A Tragic Accident

During the First World War, vast amounts of munitions were manufactured as part of the war effort. When the war ended, there was a large amount of unused ammunition to be disposed of, some of which was recycled for scrap metal. From the end of 1918 to 1920 there was a spell of prosperity, followed by a deep recession, and much unemployment, which lasted for a number of years.

Some firms cheaply purchased ex-military ammunition for recycling, as a way to earn money at this difficult time. Breaking-up live ammunition to recover lead and copper, is, and was a dangerous business. An appropriate explosives license had to be obtained, high levels of staff training were required, suitable workshop facilities and protective clothing were essential, and health and safety rules had to be followed.

It is listed in a Government report that Major Philip Sydney Babty bought 45 to 47 million rounds of miniature live ammunition from the Disposal Board and sold it to Premium Aluminium Casting Company Limited of Birmingham. The company always obeyed the health and safety rules, had proper facilities, and paid between £3 and £4 a week to the young girls who carried out the dangerous work.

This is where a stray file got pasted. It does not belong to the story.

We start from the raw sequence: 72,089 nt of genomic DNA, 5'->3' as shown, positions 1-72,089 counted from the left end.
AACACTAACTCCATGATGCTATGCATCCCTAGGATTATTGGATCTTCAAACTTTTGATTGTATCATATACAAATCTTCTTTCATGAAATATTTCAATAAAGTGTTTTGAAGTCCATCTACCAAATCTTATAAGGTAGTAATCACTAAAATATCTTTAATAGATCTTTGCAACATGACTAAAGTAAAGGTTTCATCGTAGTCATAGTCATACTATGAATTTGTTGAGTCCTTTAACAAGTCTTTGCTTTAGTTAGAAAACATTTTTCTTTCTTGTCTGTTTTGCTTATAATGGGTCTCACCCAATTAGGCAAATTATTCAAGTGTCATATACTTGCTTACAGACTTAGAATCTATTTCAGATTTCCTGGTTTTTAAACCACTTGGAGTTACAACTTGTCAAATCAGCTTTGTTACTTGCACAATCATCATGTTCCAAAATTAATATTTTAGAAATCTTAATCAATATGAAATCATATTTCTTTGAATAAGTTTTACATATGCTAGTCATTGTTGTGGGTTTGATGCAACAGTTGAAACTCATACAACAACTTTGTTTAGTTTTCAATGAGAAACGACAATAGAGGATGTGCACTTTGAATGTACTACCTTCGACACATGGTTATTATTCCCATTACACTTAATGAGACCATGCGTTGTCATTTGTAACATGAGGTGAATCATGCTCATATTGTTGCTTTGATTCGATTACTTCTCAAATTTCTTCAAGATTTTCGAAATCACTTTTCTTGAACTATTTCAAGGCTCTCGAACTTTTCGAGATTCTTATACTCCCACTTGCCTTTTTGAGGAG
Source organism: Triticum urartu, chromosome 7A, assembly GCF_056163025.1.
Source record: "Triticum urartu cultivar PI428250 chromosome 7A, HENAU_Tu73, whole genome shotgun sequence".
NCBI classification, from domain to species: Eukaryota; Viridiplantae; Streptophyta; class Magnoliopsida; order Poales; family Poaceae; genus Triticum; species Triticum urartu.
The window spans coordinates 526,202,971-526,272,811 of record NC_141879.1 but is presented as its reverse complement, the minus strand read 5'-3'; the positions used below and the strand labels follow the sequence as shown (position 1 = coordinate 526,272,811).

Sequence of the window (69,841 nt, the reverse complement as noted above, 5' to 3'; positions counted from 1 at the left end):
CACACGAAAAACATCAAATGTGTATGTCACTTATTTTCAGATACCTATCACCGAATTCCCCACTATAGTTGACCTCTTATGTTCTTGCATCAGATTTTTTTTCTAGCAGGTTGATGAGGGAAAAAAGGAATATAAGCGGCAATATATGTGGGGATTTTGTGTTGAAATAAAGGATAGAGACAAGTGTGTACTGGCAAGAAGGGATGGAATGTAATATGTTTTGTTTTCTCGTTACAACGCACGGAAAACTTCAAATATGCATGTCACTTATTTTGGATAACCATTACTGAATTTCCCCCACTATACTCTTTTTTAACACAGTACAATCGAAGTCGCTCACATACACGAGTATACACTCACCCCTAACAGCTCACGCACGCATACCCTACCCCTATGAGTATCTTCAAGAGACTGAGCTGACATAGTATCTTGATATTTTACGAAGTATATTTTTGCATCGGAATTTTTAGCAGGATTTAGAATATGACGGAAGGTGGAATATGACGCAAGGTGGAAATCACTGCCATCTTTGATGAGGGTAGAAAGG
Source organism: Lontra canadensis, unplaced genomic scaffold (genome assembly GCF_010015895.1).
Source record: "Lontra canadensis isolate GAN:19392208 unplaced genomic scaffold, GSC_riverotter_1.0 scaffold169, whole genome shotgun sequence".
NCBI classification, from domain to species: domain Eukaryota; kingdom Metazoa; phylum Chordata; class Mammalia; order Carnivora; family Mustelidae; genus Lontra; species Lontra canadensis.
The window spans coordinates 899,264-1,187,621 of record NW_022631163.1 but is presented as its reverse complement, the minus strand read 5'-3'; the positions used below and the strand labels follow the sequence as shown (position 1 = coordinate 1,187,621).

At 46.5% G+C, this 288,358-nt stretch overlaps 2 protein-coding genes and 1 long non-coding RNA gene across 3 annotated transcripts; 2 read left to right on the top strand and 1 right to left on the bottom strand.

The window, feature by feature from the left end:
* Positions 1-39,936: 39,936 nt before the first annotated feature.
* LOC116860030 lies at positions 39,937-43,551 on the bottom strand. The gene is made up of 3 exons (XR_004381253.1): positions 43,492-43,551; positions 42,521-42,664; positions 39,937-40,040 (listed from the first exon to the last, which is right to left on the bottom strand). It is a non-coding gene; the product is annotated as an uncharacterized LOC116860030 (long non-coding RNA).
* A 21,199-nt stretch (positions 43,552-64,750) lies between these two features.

In 1922, the company sold 160 tons of live 0.22 cartridges to the Dudley Port Phosphor Bronze Company, who had a foundry in Groveland Road, Dudley Port. The business was owned by Louisa Kate Knowles and run by her husband John Walter Knowles, who asked Harry Andrews, one of Premium Aluminium’s Directors if he could get some ammunition for him, in order to recover the lead and copper. He agreed to pay £500 for the ammunition, plus half the profits from the sale of the scrap metal.


The location of the Dudley Port Phosphor Bronze Company.

It seems that another of Premium Aluminium’s Directors, Mr. R. V. Dawkins carefully advised Knowles, before delivery, about the health and safety issues and informed him that he needed the appropriate explosives licence. Knowles assured him that he had one and ignored all of his advice. The workshop in Groveland Road was totally unsuitable for the work in hand. All that mattered was short-term profit.